Now that we've explored some of what it took to get Destined Legends through alpha and beta testing, I'd like to move on to my involvement in the art and design of the overall game. By the time we entered the beta testing stages of development we had already hired on two of my personal friends, Scott Ferguson and Cari Corene, to do art for the game. Up until this point nothing about the game had any sort of risks, we were merely having fun and hoping we could make something real from it. With our first Kickstarter for the Destined Legends Battle Set on the way, we knew that we needed some nice artwork to relay our artistic vision for the game. So our first risk began, paying for some art pieces before we were even funded.
Fortunately since Scott and Cari are close friends of ours they gave us decent rates but all the same, we paid them very well over the duration of the project and the art was not cheap. If you're curious as to why I didn't step in at this point and do some art myself, I discuss that, our choice of artists, and a bit about the individual artists backgrounds in a previous blog about the birth of Destined Legends. Since we were limited in the amount of money we could spend, we had to sit and make choices on what pieces we should pay for up front and what exactly were wanted to reveal early on. We decided to pay for 1 Dragon (from Cari), 1 Legend (from Scott) and preliminary sketches of the remaining Dragons and Legends. As you can see from the image above, working with friends in an environment like this leads to silly things that will never show up in the final production, such as Scott's "the money $hot" joke or other childish musings we've written into character descriptions or future comic scripts.
Being that I stepped aside from doing illustrations for this release of the game, what I spent most of my time artistically (at this stage) being involved in was focusing on the design of the cards with Ali. The card's actual layout went through 10 revisions, each refinement being a direct reflection of things discovered during play testing. One thing that we realized and struggled with a lot was something I believe all artists have issues with: refusing to let go of initial concepts merely because they look nice. For any aspiring artists or anyone seeking to create something like this remember one thing, just because something is visually pleasing and presentable that doesn't mean it is the right way to go. In real world production, understanding ergonomics (or human factors) is a key factor in the success of a product because it involves the understanding of interactions between a human and different elements of a working system; Just because it works in theory or simply looks really good does not mean that the person using the item will understand how to use it. The location of things on the card became a huge point of development and were altered all the way until the closed beta was printed and shipping out to Kickstarter backers.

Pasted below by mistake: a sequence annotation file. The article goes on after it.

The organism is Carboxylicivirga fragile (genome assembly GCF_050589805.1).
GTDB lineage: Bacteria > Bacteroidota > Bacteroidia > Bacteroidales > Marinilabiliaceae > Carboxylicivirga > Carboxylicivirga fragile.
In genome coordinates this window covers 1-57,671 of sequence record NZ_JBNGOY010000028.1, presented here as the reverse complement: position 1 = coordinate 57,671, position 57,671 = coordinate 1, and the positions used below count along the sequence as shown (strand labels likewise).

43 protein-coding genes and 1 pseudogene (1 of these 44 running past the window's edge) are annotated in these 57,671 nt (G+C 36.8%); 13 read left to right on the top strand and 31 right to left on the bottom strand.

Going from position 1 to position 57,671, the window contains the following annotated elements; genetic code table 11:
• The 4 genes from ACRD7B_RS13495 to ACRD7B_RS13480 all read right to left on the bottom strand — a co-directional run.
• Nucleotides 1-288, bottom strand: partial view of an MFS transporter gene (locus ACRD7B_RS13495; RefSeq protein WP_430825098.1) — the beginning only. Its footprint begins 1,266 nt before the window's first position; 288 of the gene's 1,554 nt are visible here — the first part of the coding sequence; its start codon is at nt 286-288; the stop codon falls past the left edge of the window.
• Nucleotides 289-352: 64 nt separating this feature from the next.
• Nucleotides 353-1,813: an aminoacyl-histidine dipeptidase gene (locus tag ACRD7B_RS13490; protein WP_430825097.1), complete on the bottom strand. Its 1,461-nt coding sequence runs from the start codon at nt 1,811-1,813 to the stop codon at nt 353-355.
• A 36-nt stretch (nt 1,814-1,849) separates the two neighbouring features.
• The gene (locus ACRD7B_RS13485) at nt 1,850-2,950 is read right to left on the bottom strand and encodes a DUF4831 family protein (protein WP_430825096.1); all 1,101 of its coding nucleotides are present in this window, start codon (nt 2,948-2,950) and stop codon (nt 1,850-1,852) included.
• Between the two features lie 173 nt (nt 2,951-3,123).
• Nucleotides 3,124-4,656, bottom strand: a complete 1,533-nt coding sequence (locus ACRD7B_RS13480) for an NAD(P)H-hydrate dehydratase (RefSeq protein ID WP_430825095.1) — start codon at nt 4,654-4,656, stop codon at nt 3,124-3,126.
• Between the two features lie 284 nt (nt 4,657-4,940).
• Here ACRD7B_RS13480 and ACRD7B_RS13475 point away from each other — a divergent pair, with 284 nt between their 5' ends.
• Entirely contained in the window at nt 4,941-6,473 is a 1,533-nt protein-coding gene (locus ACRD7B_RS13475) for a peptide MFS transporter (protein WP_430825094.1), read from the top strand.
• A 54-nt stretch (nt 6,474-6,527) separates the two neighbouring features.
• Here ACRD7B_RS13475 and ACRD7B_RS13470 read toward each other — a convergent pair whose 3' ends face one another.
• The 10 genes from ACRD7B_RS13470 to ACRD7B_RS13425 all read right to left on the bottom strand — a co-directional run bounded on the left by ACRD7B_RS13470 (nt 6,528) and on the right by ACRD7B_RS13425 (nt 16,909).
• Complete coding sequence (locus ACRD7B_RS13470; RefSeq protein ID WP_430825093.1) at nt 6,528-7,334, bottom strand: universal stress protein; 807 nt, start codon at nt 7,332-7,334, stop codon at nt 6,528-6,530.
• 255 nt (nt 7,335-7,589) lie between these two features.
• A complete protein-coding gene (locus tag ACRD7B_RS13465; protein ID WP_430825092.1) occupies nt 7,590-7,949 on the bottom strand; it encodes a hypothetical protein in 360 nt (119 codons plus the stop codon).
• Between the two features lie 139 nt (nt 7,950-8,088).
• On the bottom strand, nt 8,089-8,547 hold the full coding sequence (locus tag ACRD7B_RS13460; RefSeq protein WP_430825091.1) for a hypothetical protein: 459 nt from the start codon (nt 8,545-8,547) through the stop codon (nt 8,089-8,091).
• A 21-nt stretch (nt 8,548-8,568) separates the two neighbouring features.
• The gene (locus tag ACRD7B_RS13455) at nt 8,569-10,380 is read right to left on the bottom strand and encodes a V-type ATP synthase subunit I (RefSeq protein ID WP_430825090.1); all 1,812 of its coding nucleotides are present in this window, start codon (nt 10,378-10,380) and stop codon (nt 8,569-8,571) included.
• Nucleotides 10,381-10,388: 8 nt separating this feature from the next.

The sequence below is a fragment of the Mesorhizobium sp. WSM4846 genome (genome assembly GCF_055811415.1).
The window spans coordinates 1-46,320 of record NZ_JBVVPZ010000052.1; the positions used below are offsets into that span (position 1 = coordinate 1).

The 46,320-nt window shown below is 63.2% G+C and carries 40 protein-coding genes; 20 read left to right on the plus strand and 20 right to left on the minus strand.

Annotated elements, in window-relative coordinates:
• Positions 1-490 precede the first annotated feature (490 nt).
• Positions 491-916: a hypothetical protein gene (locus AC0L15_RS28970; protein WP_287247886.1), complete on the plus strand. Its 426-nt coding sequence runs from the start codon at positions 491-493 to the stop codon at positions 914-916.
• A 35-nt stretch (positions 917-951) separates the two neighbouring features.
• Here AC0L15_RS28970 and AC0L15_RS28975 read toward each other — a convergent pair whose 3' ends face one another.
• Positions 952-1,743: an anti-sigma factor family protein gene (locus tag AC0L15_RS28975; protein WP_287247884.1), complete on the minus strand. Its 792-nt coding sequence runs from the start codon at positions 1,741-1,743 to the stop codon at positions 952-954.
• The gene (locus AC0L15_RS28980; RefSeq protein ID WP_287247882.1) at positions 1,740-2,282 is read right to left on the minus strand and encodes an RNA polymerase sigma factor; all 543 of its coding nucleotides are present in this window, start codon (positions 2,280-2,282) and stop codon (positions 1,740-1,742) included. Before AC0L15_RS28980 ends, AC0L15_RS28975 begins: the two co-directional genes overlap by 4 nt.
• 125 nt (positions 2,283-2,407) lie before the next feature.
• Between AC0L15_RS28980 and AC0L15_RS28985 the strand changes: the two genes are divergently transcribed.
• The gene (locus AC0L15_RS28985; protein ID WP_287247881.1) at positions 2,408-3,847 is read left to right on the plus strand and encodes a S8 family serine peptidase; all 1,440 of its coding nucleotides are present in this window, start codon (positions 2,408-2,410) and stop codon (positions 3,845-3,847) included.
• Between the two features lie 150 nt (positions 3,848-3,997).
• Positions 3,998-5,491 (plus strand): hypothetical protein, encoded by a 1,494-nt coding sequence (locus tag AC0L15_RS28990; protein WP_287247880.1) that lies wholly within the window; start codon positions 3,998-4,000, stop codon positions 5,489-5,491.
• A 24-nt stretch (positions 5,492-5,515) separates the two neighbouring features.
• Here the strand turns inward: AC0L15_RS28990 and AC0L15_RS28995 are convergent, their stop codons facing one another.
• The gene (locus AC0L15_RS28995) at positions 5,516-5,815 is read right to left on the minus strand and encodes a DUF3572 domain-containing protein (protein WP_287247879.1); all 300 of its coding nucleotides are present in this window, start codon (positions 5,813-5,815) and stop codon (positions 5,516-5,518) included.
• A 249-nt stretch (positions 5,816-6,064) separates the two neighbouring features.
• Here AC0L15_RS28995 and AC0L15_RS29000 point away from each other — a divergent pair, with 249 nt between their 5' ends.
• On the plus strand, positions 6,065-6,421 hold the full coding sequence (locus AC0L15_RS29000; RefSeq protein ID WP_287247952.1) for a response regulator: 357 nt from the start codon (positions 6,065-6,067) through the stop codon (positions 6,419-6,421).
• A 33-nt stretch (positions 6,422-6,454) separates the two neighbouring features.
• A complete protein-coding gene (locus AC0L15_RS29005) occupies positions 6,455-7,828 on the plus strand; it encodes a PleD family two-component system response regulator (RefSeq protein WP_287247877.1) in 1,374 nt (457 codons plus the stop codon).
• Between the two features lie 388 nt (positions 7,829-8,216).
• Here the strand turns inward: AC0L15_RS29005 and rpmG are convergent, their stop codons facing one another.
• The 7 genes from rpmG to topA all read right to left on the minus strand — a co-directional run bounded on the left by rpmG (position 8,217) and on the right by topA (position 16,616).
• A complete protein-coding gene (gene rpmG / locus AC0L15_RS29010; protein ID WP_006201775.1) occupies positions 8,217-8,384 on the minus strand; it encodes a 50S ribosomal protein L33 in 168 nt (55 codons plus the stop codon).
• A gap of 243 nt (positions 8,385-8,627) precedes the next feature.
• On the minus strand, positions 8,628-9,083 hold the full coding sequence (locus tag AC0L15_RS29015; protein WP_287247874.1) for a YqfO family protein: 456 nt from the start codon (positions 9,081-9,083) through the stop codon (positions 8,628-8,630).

Artistic Work on Cards
Though I said I had to stepped aside on doing illustrations for the cards themselves that's not entirely true. I was doing two things before the game went into production: Art touchups and illustration for one card.